Mount Kenya University’s winger, Collins Mulaa who was also sprinter attached to Kenya Prisons, gave the speedy Omanyala some pieces of advice.
“He was impressed with my speed and told me I had great potential in athletics. I scored the most tries and made the first team in one season,” the third born in a family of five boys says.
“Omanyala was a beast of a winger with lightning speed. I thought he could make a good sprinter. After all, he was still young and adventurous,” Mulaa, who played for Kenya Sevens in the 2010/11 season, said.
Omanyala didn't take Mulaa seriously because Kenyan athletics coaches only concentrated on nurturing athletes in middle and distance races. He opted to give it a try.
The 2015/16 Athletics Kenya track season was due to start in Bondo, Siaya County that February and he opted to compete in the second leg in Mumias.
“I informed my dad of my decision to switch to athletics and he was very supportive. He said my speed would work in my favour. He provided me with money for proper running shoes that I bought at Gikomba Market.
“The best gift a parent can give their children is to support their education and their extracurricular activities. I valued education and sports too,” Omurwa who is an agricultural extension officer in Kitale said.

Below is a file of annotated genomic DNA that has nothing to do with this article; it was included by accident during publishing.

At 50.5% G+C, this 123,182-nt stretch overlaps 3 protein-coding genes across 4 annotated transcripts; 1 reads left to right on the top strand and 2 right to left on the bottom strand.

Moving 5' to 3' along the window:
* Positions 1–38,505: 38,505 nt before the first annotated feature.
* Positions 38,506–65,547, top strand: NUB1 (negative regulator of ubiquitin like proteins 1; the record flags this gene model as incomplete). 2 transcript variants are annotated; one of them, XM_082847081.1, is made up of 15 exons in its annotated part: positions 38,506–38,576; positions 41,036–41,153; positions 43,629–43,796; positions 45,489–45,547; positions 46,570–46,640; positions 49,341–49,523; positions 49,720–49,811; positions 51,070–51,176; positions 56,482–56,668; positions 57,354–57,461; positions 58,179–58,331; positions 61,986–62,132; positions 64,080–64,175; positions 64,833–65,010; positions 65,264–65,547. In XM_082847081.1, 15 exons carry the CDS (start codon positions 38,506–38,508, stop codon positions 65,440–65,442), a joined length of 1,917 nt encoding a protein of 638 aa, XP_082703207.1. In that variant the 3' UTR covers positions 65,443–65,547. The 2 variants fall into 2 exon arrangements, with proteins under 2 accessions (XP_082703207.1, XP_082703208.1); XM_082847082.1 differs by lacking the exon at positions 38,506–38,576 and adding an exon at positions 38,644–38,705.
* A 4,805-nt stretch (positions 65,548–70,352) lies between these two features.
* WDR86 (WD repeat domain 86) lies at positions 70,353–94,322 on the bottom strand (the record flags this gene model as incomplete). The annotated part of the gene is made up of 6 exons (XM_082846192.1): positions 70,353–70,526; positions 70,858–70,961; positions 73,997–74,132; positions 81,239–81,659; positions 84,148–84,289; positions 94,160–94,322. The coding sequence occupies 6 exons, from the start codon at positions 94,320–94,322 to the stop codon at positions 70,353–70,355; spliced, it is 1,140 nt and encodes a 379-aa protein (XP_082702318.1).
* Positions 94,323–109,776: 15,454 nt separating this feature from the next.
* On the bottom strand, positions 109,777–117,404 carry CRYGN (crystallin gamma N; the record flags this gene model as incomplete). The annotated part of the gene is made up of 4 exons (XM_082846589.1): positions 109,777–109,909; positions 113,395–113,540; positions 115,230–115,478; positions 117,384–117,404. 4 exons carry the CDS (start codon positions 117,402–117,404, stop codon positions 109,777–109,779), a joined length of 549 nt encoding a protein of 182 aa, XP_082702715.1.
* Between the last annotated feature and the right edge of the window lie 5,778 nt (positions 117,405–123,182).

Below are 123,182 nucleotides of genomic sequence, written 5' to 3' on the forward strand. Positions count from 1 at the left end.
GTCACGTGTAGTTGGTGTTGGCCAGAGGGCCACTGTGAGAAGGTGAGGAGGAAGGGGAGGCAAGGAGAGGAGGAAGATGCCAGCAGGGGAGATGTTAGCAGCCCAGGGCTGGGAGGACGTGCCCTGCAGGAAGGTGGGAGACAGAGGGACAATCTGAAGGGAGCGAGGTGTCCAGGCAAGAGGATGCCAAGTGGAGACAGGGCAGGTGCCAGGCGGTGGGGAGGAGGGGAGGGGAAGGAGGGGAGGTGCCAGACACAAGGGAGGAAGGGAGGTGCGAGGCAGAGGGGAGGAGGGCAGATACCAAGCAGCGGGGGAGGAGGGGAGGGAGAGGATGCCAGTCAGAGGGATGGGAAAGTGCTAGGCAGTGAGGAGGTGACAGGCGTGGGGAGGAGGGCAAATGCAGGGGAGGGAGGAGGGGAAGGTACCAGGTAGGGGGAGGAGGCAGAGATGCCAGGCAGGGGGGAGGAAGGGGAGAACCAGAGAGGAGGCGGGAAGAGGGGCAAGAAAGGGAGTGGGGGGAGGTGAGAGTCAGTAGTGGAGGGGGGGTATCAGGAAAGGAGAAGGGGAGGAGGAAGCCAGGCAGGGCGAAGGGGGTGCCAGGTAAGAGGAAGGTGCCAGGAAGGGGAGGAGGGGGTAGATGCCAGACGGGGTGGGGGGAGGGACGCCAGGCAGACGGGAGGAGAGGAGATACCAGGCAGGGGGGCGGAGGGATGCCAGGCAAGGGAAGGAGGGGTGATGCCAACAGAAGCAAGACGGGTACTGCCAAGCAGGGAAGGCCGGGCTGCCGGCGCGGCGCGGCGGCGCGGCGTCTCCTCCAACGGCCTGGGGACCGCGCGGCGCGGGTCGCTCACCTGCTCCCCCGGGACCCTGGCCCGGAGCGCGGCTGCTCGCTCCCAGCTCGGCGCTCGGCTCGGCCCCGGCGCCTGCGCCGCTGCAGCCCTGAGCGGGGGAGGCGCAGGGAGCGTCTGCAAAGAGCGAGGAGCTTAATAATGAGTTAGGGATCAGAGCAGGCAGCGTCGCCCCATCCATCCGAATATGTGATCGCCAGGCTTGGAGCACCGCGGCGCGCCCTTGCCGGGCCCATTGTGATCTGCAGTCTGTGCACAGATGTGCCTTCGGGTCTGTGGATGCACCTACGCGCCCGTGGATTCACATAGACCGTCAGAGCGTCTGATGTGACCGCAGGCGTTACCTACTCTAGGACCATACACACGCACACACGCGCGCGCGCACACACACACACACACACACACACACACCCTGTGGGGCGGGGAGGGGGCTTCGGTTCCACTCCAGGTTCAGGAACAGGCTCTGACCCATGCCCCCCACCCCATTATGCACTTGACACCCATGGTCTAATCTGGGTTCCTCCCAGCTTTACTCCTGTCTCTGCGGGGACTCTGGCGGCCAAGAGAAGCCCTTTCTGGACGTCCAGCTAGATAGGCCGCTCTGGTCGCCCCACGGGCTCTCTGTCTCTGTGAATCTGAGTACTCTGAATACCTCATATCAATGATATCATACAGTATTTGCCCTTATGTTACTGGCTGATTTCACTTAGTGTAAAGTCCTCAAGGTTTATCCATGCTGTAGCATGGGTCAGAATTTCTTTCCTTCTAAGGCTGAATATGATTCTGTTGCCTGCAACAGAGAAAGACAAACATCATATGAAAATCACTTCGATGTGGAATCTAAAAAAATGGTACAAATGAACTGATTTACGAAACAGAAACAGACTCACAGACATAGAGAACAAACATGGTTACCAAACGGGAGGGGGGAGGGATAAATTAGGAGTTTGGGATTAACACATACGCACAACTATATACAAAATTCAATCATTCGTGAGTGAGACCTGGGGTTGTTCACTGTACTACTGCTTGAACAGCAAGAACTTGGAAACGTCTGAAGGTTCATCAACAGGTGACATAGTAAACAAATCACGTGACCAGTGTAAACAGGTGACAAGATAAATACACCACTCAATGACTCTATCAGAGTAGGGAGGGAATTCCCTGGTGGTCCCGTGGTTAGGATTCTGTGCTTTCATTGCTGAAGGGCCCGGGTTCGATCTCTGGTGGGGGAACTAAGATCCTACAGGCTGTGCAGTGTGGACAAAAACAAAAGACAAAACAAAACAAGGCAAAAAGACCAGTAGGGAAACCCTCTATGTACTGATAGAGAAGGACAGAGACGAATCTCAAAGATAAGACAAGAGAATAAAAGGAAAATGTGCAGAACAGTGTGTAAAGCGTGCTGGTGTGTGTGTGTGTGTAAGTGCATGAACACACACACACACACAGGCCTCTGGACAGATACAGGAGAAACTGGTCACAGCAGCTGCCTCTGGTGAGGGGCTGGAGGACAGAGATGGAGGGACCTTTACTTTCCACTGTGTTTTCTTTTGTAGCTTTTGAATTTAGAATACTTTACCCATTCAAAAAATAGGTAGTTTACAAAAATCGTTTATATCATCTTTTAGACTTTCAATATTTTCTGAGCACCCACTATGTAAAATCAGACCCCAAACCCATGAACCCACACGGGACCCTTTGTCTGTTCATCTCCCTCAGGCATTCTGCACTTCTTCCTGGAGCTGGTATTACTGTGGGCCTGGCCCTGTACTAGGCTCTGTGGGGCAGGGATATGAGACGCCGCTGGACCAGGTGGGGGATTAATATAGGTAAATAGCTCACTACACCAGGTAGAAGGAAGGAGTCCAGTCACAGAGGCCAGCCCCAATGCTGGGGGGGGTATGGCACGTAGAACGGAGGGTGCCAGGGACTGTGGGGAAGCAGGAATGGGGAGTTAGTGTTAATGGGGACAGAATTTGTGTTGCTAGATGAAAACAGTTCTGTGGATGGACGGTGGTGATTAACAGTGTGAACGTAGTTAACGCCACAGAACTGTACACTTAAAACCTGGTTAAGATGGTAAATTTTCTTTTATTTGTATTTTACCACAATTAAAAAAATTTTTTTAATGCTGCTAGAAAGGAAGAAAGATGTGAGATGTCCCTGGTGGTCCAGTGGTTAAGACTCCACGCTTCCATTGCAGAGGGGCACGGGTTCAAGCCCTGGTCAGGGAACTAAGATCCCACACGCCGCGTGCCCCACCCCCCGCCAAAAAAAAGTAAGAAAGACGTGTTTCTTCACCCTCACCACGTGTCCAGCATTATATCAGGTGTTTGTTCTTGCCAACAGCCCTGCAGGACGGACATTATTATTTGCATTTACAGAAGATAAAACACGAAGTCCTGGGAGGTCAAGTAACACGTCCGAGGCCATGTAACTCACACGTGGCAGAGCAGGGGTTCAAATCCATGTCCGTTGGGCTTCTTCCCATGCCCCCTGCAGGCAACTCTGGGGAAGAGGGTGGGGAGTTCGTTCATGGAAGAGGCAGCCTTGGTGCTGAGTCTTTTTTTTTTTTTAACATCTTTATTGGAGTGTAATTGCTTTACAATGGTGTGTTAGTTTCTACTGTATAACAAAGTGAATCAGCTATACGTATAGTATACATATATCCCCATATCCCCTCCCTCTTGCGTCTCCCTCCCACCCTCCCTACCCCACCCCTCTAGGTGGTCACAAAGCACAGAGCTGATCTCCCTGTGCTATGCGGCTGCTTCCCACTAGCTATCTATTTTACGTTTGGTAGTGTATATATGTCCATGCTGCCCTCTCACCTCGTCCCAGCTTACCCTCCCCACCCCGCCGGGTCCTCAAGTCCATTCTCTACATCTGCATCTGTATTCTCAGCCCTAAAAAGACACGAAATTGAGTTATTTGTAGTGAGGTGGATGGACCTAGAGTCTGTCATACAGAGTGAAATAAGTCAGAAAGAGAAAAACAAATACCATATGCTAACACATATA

“I also bought him a rugby kit when he was called up for Kenya Under-20 rugby team trials too. As a parent, you provide for the children but let them discover their potential.”
In Mumias, Omanyala surprised many by finishing second in the final of the 100 metres race in 10.90 seconds, losing to the more experienced Hesbon Oduor.
“I got Sh5,000 from Athletics Kenya, and I was happy on my first appearance. My father called to congratulate me after he saw my name in the local dailies,” says Omanyala, adding that the University of Nairobi’s director for sports, Mbaabu Muriithi, recognised his effort, and the university’s management supported him in subsequent races.
Omanyala attended the fourth race at Afraha Stadium in Nakuru and won his semi-final but was surprisingly excluded from the final. In Nakuru, he met his current coach Duncan Ayiemba, who was analysing the races on his laptop and a camera.
“I had earlier met him at the University of Nairobi but I had no clue that he was an athletics coach. We spoke and he told me to meet him in Nairobi where he made a training programme for me,” says Omanyala, who almost quit athletics in his first session.